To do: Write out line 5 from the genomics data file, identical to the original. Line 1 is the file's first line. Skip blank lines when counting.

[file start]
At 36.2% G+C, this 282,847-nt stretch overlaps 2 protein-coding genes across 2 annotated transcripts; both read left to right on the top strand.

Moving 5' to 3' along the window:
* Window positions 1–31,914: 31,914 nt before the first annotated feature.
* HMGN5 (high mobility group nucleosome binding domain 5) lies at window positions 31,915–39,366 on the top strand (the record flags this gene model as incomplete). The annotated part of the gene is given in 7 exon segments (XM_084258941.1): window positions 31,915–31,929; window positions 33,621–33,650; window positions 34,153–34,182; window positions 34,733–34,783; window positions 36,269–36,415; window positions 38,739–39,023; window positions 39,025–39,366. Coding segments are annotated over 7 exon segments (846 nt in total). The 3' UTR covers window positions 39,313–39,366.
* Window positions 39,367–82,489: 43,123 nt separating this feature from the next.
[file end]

* Window positions 39,367–82,489: 43,123 nt separating this feature from the next.